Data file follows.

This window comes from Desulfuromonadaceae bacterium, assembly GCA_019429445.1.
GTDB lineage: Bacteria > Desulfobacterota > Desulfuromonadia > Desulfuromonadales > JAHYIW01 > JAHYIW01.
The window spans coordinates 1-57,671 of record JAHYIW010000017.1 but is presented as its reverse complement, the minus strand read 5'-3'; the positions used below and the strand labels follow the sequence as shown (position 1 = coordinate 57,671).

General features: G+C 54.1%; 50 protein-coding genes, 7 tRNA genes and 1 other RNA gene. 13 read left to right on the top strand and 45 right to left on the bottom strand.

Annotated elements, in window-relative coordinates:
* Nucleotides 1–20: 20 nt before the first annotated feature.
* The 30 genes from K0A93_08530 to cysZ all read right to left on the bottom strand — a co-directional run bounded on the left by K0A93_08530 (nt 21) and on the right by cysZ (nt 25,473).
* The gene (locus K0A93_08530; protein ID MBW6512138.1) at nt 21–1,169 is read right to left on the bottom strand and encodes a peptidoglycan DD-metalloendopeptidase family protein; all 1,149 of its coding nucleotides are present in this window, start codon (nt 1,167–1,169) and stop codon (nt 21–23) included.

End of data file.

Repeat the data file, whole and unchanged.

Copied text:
This window comes from Desulfuromonadaceae bacterium, assembly GCA_019429445.1.
GTDB lineage: Bacteria > Desulfobacterota > Desulfuromonadia > Desulfuromonadales > JAHYIW01 > JAHYIW01.
The window spans coordinates 1-57,671 of record JAHYIW010000017.1 but is presented as its reverse complement, the minus strand read 5'-3'; the positions used below and the strand labels follow the sequence as shown (position 1 = coordinate 57,671).

General features: G+C 54.1%; 50 protein-coding genes, 7 tRNA genes and 1 other RNA gene. 13 read left to right on the top strand and 45 right to left on the bottom strand.

Annotated elements, in window-relative coordinates:
* Nucleotides 1–20: 20 nt before the first annotated feature.
* The 30 genes from K0A93_08530 to cysZ all read right to left on the bottom strand — a co-directional run bounded on the left by K0A93_08530 (nt 21) and on the right by cysZ (nt 25,473).
* The gene (locus K0A93_08530; protein ID MBW6512138.1) at nt 21–1,169 is read right to left on the bottom strand and encodes a peptidoglycan DD-metalloendopeptidase family protein; all 1,149 of its coding nucleotides are present in this window, start codon (nt 1,167–1,169) and stop codon (nt 21–23) included.